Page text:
Slavery North Vs South

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Slavery: Perceptions of the North versus the South Slavery in America can be traced back to the earliest days of the nation. From 1641, when Massachusetts became the first state to legalize slavery, till 1865, when slavery was abolished in the colonies, slavery played an important role in the early development of the United States. In the early years of slavery, African Americans were brought over to work for free. Slave jobs were mostly labor extensive and caused many slaves to be overworked. As the American economy prospered, due to the free labor, people began to reevaluate the need for slavery. The economy was becoming stable and machines were replacing the need for slaves to do certain jobs (ex: cotton gin). As the North began to see…show more content…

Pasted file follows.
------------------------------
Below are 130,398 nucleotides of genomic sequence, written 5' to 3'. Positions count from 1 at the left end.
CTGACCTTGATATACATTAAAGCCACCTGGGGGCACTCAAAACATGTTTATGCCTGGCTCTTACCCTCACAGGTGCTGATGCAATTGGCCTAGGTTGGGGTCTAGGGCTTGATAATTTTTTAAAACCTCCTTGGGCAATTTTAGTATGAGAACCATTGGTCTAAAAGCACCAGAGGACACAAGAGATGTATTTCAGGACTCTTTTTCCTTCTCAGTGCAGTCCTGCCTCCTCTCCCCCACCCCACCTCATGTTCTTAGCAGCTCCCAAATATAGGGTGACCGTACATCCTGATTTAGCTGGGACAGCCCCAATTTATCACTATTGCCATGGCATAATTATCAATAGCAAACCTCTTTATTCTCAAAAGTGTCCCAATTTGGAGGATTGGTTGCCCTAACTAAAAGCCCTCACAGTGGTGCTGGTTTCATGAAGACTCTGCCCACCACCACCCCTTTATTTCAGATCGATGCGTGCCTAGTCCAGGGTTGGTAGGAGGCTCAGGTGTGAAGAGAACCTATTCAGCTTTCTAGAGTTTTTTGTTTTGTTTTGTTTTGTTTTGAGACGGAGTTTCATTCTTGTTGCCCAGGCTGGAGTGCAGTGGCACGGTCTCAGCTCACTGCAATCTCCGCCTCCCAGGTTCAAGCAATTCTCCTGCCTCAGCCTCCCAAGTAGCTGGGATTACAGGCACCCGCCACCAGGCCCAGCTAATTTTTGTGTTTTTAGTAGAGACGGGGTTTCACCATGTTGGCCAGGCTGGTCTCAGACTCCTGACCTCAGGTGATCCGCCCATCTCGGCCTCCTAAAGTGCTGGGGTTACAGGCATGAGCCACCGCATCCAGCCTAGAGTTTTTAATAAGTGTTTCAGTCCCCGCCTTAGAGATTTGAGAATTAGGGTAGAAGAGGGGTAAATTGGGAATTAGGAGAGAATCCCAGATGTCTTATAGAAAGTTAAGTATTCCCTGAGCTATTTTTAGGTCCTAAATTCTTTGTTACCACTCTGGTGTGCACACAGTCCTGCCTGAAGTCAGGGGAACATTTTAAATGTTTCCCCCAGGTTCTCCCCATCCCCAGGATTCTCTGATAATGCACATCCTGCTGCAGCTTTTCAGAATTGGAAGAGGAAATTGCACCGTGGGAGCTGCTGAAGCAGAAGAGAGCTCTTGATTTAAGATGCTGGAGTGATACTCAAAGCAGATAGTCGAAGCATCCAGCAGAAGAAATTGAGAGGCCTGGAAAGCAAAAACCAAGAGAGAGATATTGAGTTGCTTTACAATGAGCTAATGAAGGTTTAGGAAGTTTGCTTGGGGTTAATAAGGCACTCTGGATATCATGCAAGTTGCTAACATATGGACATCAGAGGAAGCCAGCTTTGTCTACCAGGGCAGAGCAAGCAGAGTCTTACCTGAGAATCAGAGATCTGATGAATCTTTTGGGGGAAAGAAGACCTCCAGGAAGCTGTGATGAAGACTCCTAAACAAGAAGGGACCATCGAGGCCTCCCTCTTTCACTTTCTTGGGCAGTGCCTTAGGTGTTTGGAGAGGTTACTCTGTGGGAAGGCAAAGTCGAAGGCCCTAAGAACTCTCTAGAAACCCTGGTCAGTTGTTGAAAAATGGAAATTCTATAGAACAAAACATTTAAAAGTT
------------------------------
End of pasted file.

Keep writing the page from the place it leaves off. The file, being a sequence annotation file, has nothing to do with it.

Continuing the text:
One such article, “Cannibals All! Or, Slaves Without Masters” was written by George Fitzhugh, an advocate of slavery who was also from the South. Fitzhugh, who was an author and a lawyer, argued that slavery was needed in order to keep the slaves occupied and happy. Fitzhugh argued that slavery was both beneficial to the slave as well as the slave-owner. He reasoned that a slave working for a family would understand the meaning of a family unit. When describing the difference between a newly enslaved African and an American slave, Fitzhugh states, “Virginia negroes have become moral and intelligent” and that slaves “love their master and his family, and the attachment is reciprocated” (Fitzhugh, 386). This idea of a mutually beneficial relationship is Fitzhugh’s way of showing the North that slavery is not just the practice of capturing humans for labor, but also developing them into better people. He justifies this idea by adding that slaves are part of a slave owner’s family, and they promote the happiness in one another and “good treatment and proper discipline renders the slave happier, healthier, more valuable” and teaches the slave “obedience, industry and loyalty” (Fitzhugh, 392). Fitzhugh’s justifications of slavery present the slave owner as being the mentor for a misguided individual. He argues that since their owners protect them from outside pressures, they live easier lives and are able to focus on the task at hand effortlessly. Through such examples, Fitzhugh is able to express slavery as a cultural development as well as an economic benefit. Fitzhugh argues “cotton, rice, sugar, coffee, tobacco, and other products of slave labor”, had developed into necessities of the American lifestyle and that the North was as reliant on slaves as the South (Fitzhugh, 387). When making arguments against the North on whom slavery is really beneficial for,

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